Liquor laws enable either on-site or off-site consumption of alcohol. They determine what types of alcohol establishments can legally serve, including beer, wine, and hard liquor. In New York State, licenses that permit off-site consumption of alcohol include L, A/DS, and AX/DX. L licenses are general liquor store licenses that permit the sale of wine and liquor for consumption off premises. A/DS licenses let grocery stores and drug stores sell beer for consumption off premises. AX/DX liquor licenses grant grocery stores and drug stores the right to sell beer and wine coolers for consumption off the store’s premises. Getting a liquor license can be a tedious and complicated process, but we are here to guide you through.
In New York State, grocery stores and drug stores must meet several requirements to maintain an AX/DX liquor license. State requirements for selling alcohol off premises include: alcoholic beverages must be sold only to go, and they cannot be consumed within an establishment. The establishment cannot have open containers on its premises at any time. Grocery stores and drug stores must purchase alcohol only from a licensed wholesale dealer. Alcohol may not be purchased from another retailer. Liquor stores are not allowed to sell beer. Grocery stores cannot sell wine, but they can sell wine coolers, which are mixed with juice and have a lower alcohol content than wine. State law also prohibits resale of alcohol; an AX/DX liquor license only lets consumers sell alcohol for personal consumption. Resale is prohibited. Establishments cannot sell beer and wine coolers on house credit. However, customers can purchase alcohol using credit cards.
State liquor laws also impose time restrictions for when establishments can sell alcohol. In New York State, grocery stores and drug stores cannot sell alcohol on Sundays between the hours of 3a.m. and noon. Counties and towns may set additional time restrictions, so grocery stores and drug stores should check local requirements too. The exception is for liquor stores licensed pursuant to ABCL Section 63 and wine stores licensed pursuant to ABCL Section 79 for off-premise consumption. Stores licensed according to these regulations are granted seven-day licenses, which allow them to sell alcohol to customers all days of the week. However, they are restricted to selling liquor between the hours of 12:00 p.m. and 9:00 p.m. on Sundays. They are also subject to additional time restrictions imposed by local laws.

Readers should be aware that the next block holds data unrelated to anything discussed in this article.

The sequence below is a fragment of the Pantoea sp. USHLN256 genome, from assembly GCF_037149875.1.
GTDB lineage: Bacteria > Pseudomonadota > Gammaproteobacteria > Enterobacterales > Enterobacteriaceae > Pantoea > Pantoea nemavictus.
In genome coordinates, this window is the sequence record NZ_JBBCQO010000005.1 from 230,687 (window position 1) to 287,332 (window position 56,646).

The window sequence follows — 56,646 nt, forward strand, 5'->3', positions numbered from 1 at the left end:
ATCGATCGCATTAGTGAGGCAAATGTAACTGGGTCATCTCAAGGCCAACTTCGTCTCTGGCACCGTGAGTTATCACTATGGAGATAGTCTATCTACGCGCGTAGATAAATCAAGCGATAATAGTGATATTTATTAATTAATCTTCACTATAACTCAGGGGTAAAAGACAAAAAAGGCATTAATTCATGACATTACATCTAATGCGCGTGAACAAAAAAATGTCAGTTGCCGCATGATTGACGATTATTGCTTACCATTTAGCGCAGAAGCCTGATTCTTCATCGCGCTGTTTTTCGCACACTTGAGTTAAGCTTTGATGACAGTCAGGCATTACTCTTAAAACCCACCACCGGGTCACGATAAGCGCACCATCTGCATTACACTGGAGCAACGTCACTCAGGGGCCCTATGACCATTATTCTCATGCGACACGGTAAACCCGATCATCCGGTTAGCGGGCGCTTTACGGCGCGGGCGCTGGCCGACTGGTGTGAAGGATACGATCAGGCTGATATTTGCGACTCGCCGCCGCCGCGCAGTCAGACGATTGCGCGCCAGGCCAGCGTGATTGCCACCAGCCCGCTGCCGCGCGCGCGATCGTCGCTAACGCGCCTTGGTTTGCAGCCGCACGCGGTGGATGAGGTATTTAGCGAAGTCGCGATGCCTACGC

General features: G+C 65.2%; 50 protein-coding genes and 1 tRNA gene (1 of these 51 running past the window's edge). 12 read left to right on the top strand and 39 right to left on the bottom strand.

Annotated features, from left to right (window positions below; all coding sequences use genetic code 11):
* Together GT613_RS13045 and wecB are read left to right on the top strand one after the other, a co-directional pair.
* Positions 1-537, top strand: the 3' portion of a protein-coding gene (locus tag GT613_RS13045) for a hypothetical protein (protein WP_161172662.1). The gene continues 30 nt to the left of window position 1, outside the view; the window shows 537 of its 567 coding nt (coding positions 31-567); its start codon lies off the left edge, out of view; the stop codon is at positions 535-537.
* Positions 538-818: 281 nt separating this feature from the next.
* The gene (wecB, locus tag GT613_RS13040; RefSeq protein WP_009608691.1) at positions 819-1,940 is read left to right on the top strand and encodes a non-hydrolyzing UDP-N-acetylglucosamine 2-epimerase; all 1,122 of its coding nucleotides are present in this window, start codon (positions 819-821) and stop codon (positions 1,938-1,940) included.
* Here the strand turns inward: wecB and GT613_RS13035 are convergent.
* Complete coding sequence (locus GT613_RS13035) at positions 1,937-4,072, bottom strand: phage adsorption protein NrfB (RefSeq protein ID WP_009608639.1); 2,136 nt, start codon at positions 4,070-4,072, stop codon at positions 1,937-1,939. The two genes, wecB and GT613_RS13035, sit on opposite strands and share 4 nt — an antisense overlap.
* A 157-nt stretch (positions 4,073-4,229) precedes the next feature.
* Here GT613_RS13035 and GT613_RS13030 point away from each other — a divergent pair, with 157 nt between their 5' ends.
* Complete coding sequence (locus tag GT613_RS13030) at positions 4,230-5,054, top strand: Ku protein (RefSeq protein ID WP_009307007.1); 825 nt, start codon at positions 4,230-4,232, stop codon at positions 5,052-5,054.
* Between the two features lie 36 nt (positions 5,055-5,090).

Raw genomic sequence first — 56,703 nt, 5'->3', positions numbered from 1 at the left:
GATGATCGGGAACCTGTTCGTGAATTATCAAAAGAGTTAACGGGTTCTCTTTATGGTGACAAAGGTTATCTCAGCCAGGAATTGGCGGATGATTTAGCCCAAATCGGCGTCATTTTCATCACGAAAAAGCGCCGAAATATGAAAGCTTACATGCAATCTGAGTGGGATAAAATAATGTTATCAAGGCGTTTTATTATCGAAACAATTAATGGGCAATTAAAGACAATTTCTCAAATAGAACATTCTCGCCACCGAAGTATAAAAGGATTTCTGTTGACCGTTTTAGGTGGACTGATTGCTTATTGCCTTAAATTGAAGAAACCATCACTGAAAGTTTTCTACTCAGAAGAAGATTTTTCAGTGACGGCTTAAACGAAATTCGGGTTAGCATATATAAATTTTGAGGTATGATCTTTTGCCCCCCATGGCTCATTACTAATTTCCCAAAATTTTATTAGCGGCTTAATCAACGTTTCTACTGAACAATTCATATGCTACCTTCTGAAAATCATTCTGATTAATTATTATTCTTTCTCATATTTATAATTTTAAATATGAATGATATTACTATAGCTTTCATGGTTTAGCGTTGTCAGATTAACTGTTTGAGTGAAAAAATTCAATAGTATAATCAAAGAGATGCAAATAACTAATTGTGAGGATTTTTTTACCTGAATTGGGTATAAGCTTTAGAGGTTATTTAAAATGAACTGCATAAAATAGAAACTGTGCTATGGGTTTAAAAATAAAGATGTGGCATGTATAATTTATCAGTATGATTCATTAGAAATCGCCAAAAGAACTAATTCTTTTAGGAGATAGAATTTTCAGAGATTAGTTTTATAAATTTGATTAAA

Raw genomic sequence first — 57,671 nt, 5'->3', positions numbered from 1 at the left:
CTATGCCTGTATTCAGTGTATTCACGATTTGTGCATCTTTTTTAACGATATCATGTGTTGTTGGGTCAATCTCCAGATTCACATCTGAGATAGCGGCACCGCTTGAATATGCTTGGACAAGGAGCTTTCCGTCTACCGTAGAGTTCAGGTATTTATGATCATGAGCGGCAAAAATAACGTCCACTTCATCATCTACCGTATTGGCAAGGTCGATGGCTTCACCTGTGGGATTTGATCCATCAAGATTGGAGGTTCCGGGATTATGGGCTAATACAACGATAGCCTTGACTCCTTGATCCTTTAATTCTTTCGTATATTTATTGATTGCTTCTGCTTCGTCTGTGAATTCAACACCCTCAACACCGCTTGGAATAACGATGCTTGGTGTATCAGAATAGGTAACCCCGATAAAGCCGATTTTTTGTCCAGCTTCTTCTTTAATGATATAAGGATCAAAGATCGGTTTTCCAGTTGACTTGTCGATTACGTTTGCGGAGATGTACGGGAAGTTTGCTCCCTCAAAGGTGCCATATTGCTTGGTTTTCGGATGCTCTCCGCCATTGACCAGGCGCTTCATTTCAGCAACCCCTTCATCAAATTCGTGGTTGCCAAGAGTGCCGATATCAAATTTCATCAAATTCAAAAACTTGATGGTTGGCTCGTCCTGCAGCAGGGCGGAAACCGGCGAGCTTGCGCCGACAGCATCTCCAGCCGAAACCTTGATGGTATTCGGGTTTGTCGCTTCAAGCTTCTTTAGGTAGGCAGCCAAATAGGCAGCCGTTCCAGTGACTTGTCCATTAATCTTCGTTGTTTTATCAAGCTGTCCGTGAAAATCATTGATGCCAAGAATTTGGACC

In New York State, applicants looking to get a liquor license must meet several conditions. Applicants must be at least 21 years old to apply. They must be a citizen of the United States, a permanent resident alien, or a visa-holder from a country engaged in trade with the United States. Applicants who are convicted felons (convicted in New York State or another state) are not permitted to hold a liquor license. Applicants cannot get a liquor license if they are police officers or have had a license to sell alcoholic beverages revoked in the past two years.
The application process can be quite lengthy, but some entities may be eligible for a temporary liquor permit while waiting for the permanent license application to go through. Temporary permits depend of the establishment’s location, the type of license applied for, and if the applicant is starting a new business or acquiring an existing one.
For liquor license holders in the state, the penalties for violating license conditions can be severe. Possible disciplinary penalties include revocation, cancellation, suspension, civil penalty, bond claim, and summary suspension. Revocation and cancellation terminate the license. If a license is revoked, the applicant must wait two years before it can sell liquor again. Suspension prohibits alcohol sales for a certain time, and civil penalty imposes a monetary fine. A bond claim is a claim made against the license holder’s surety bond. Summary suspension lets a state agency summarily suspend a license if it jeopardizes public health, safety, or welfare.
AX/DX liquor license lawyers can help apply for a liquor license, ensure compliance, or navigate legal issues that arise from a license violation.
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